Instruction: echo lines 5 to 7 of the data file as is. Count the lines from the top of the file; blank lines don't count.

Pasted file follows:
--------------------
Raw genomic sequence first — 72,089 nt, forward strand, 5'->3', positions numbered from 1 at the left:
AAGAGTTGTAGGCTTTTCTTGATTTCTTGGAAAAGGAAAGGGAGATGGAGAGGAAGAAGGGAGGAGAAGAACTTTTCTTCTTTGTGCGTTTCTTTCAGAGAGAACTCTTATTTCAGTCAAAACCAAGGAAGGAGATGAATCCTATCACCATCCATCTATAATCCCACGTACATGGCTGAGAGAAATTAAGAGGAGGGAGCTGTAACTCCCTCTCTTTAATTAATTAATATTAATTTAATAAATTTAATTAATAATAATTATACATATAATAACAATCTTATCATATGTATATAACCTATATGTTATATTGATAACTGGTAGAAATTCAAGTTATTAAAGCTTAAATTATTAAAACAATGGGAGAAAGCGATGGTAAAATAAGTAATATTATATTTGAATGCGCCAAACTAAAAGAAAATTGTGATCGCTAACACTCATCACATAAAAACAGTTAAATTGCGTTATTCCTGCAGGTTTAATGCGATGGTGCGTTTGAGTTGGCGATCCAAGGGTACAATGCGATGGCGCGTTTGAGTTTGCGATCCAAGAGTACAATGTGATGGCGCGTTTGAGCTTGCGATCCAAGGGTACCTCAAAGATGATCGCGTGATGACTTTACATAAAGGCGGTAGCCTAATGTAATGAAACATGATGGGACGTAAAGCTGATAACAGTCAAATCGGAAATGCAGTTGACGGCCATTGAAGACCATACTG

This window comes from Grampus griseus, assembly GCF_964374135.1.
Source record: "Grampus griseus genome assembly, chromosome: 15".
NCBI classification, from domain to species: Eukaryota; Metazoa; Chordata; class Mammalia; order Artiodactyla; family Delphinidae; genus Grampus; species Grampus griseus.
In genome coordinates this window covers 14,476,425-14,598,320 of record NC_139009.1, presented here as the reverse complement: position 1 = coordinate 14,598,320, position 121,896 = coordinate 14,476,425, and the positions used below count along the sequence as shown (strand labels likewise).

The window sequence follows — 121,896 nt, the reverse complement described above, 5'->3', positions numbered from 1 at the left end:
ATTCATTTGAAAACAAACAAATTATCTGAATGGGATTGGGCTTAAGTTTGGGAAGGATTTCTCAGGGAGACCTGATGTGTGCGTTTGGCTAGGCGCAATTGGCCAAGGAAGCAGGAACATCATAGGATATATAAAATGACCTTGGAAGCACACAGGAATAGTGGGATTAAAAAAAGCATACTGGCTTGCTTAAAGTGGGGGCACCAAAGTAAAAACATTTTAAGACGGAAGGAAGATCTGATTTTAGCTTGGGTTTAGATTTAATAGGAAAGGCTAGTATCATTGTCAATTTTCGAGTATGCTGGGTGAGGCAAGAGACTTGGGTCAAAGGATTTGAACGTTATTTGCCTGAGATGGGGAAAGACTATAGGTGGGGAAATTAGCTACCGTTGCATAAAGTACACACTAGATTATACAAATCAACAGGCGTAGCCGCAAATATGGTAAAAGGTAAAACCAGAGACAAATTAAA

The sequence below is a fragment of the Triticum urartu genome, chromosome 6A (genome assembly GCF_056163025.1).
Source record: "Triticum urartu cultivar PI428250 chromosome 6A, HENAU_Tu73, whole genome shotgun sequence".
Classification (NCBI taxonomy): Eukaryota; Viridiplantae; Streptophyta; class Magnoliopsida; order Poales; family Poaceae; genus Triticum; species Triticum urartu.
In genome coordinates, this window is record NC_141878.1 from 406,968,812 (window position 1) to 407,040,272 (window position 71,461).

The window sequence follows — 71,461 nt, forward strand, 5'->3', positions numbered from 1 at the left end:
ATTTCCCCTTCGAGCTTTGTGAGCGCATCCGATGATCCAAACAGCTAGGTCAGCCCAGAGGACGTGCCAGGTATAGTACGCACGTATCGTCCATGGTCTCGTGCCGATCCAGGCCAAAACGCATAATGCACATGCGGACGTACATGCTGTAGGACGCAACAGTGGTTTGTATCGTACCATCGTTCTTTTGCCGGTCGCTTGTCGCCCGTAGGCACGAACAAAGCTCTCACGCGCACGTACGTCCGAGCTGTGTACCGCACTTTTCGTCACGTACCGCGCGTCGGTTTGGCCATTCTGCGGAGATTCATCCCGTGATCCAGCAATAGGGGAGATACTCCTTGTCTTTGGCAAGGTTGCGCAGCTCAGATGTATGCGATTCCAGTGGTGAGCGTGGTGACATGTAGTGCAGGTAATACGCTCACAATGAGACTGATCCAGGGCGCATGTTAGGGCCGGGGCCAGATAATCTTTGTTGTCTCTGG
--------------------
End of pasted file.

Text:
NCBI classification, from domain to species: Eukaryota; Metazoa; Chordata; class Mammalia; order Artiodactyla; family Delphinidae; genus Grampus; species Grampus griseus.
In genome coordinates this window covers 14,476,425-14,598,320 of record NC_139009.1, presented here as the reverse complement: position 1 = coordinate 14,598,320, position 121,896 = coordinate 14,476,425, and the positions used below count along the sequence as shown (strand labels likewise).

The window sequence follows — 121,896 nt, the reverse complement described above, 5'->3', positions numbered from 1 at the left end: